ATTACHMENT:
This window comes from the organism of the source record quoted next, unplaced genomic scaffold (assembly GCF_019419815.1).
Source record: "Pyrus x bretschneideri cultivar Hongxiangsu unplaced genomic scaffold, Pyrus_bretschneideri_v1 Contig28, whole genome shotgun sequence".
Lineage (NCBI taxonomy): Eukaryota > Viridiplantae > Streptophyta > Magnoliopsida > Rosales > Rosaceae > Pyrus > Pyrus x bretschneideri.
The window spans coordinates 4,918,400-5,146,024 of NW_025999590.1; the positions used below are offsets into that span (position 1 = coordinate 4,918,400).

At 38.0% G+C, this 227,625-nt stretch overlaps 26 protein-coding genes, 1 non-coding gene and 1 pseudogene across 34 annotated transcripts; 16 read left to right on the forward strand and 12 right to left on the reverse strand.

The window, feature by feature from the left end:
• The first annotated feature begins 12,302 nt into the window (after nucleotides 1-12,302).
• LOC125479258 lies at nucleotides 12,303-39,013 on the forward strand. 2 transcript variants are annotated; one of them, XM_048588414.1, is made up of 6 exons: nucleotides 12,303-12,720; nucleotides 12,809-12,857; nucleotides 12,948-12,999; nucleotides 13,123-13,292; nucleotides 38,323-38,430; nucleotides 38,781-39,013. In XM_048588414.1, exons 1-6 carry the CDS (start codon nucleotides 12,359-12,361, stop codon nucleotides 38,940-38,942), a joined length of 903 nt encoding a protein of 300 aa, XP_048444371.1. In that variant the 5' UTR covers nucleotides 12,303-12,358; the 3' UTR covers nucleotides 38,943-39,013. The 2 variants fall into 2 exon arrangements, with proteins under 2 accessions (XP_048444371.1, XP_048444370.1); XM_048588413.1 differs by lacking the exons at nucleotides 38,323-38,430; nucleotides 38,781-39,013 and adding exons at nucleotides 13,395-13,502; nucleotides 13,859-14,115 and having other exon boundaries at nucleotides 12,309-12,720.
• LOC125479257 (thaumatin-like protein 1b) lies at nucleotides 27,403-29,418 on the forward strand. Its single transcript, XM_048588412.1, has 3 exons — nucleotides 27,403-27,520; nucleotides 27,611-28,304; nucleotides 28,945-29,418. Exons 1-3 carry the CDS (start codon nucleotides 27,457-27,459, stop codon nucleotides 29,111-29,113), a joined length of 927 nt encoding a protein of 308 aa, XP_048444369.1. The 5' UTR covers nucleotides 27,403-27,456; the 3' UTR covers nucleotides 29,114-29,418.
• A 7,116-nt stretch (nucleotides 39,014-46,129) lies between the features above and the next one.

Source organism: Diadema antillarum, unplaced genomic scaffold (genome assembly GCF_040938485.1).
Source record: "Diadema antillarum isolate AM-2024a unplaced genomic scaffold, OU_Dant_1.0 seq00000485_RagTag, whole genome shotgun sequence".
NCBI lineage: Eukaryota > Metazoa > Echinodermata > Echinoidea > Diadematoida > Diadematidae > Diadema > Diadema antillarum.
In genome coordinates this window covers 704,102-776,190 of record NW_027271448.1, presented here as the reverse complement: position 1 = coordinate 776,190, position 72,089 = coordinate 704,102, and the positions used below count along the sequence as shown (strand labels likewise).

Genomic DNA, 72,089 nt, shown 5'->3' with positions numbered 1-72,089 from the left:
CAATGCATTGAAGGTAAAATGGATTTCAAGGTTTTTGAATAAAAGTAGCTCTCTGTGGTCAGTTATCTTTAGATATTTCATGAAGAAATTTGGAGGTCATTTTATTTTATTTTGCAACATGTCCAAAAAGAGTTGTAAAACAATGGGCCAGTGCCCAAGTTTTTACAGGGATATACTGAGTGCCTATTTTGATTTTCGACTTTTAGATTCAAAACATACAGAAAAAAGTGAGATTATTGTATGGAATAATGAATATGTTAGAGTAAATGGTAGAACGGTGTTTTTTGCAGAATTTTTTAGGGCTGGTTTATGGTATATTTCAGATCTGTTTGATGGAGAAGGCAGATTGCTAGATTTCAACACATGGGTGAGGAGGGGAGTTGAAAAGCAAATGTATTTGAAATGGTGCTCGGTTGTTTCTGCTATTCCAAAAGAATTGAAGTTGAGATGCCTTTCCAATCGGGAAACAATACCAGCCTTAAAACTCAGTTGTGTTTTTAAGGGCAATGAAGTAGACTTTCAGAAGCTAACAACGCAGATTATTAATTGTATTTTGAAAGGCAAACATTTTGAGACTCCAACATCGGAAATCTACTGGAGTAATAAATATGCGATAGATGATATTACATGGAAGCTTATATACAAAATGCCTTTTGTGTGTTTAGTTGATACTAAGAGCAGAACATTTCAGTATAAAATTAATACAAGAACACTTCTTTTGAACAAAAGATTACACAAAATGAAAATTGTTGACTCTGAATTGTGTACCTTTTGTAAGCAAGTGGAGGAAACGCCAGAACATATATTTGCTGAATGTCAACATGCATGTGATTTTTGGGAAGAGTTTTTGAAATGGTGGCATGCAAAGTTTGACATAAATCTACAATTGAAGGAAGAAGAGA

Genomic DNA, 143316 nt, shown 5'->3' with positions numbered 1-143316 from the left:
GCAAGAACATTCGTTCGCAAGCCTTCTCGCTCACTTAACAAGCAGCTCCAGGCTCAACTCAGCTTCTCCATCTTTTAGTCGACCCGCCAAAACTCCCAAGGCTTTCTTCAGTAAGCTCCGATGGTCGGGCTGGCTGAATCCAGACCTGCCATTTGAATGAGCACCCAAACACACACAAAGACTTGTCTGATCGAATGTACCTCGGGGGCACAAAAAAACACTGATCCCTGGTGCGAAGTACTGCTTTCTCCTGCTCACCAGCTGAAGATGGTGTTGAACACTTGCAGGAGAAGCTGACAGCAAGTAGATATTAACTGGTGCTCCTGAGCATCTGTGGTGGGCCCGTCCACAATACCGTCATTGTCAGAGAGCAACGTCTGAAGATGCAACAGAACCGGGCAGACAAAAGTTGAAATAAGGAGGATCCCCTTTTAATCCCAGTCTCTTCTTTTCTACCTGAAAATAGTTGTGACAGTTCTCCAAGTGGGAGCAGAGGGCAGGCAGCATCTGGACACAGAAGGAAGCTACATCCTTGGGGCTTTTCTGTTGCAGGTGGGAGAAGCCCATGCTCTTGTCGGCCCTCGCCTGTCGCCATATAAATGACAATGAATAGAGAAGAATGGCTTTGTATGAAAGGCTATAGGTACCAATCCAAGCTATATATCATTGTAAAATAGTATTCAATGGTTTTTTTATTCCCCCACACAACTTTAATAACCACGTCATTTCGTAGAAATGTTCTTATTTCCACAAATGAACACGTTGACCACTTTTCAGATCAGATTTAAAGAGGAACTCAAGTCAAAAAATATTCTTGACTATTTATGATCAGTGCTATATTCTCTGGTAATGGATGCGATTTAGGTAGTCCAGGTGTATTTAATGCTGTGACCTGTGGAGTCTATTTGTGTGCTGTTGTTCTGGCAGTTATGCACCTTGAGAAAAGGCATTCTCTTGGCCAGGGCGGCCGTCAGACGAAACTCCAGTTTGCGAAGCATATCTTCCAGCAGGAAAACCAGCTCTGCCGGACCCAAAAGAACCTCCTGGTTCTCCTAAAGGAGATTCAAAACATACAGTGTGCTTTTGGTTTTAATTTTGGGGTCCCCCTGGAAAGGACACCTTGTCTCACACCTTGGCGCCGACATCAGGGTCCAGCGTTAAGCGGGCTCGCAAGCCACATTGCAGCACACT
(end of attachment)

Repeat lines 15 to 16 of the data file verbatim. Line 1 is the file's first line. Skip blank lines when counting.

Genomic DNA, 72,089 nt, shown 5'->3' with positions numbered 1-72,089 from the left:
CAATGCATTGAAGGTAAAATGGATTTCAAGGTTTTTGAATAAAAGTAGCTCTCTGTGGTCAGTTATCTTTAGATATTTCATGAAGAAATTTGGAGGTCATTTTATTTTATTTTGCAACATGTCCAAAAAGAGTTGTAAAACAATGGGCCAGTGCCCAAGTTTTTACAGGGATATACTGAGTGCCTATTTTGATTTTCGACTTTTAGATTCAAAACATACAGAAAAAAGTGAGATTATTGTATGGAATAATGAATATGTTAGAGTAAATGGTAGAACGGTGTTTTTTGCAGAATTTTTTAGGGCTGGTTTATGGTATATTTCAGATCTGTTTGATGGAGAAGGCAGATTGCTAGATTTCAACACATGGGTGAGGAGGGGAGTTGAAAAGCAAATGTATTTGAAATGGTGCTCGGTTGTTTCTGCTATTCCAAAAGAATTGAAGTTGAGATGCCTTTCCAATCGGGAAACAATACCAGCCTTAAAACTCAGTTGTGTTTTTAAGGGCAATGAAGTAGACTTTCAGAAGCTAACAACGCAGATTATTAATTGTATTTTGAAAGGCAAACATTTTGAGACTCCAACATCGGAAATCTACTGGAGTAATAAATATGCGATAGATGATATTACATGGAAGCTTATATACAAAATGCCTTTTGTGTGTTTAGTTGATACTAAGAGCAGAACATTTCAGTATAAAATTAATACAAGAACACTTCTTTTGAACAAAAGATTACACAAAATGAAAATTGTTGACTCTGAATTGTGTACCTTTTGTAAGCAAGTGGAGGAAACGCCAGAACATATATTTGCTGAATGTCAACATGCATGTGATTTTTGGGAAGAGTTTTTGAAATGGTGGCATGCAAAGTTTGACATAAATCTACAATTGAAGGAAGAAGAGA